Current Trends in Android Development

Wed, Apr 11, 2018

Read in 3 minutes

Kotlin, Kotlin, Kotlin

Reposted from []


Kotlin, Kotlin, Kotlin. It’s the new hotness in Android, and we’re writing it at Upside. Kotlin brings a ton of modern language features to the Android ecosystem, including type inference, higher-order functions, optionals/null safety, and several quality of life improvements for interacting with Android APIs.

Combined with Google’s official support for Kotlin in Android, it’s no surprise, then, that the Android development community is trending toward Kotlin. At the start of KotlinConf 2017 in November, Google announced that “more than 17% of the projects in Android Studio 3.0 are now using Kotlin.” Keep in mind that official first-class support for Kotlin in Android was just announced in May 2017.

Kotlin is a blast to write, so look for more developers and companies to make the switch in 2018! Kotlin is the new hotness in Android.

App Development Platforms (Hi, Firebase!)

App development platforms, such as Firebase, have grown tremendously in popularity. Rather than rely on single-use SDKs, companies have increasingly turned to package solutions to provide a whole suite of functionality.

In the fast-paced startup world, we rely on solutions like these so that we can focus on our core product. The products these companies offer (A/B testing, analytics, metrics, etc.) are all vital to building successful apps, and the support of companies like Google, Microsoft, and Facebook means that we can be confident in what we’re integrating.

As these product suites expand, we’ll see people leaning on them to build better apps.

Android Architecture Components

The Android Architecture Components modules are officially stable! This means we can use them in our apps to better work with the Android APIs and build cool features.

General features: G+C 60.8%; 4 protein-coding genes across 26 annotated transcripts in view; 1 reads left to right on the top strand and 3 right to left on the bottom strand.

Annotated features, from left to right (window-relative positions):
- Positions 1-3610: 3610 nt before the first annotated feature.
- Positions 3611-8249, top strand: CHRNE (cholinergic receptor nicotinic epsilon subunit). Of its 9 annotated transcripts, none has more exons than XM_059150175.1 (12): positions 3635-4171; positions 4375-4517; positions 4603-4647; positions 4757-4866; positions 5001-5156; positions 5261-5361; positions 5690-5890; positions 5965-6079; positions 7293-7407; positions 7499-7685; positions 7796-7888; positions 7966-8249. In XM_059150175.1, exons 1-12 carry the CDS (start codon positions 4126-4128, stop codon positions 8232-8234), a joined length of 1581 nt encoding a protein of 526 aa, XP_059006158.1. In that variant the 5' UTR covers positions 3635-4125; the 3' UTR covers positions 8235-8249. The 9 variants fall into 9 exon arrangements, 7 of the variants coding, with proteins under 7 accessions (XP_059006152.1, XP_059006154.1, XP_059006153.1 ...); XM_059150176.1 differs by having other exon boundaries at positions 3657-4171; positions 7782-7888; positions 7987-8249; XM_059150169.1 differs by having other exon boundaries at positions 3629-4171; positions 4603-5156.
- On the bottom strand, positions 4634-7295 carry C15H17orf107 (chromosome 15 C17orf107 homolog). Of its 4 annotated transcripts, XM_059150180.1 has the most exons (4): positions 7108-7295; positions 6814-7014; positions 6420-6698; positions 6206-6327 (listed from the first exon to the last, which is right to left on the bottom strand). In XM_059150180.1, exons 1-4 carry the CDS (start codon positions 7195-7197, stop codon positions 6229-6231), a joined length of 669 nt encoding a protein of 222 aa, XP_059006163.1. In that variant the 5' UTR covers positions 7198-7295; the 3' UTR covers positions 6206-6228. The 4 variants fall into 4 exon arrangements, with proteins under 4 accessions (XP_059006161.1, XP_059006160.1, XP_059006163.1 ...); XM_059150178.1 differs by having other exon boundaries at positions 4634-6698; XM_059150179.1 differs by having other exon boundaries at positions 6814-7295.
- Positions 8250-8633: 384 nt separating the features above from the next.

The main architecture components are:

Lifecycle-aware components

Lifecycle-aware components allow us to build features that automatically respond to Android lifecycle events. For example, let’s say you have a listener that needs to connect and disconnect when your Activity starts and stops. These new components can handle the lifecycle for you and reduce the amount of boilerplate code you write.

LiveData follows the observer pattern and allows you to build reactive UIs that update when your data updates. LiveData is lifecycle-aware as well, so it won’t update your UI when it is not active. This helps to prevent crashes, memory leaks, and stale data.

ViewModel is a data class that stores UI-related data. If you’ve heard of MVVM, this class will be familiar to you. Android’s implementation is lifecycle-aware and preserves your data upon configuration changes. If your screen rotates, your ViewModel will still be there. No more querying the API every time the screen rotates!

Room is a persistence library that sits on top of SQLite. It allows you to build Data Access Objects (DAOs) with interfaces and annotations, reducing boilerplate while still providing compile-time checking of fields and data types. You can use the full power of SQLite without going down into the weeds of SQLiteOpenHelper and cursors

It’s an exciting time to be an Android developer. We at Upside can’t wait to continue integrating these new components and features into our products and write some really cool code.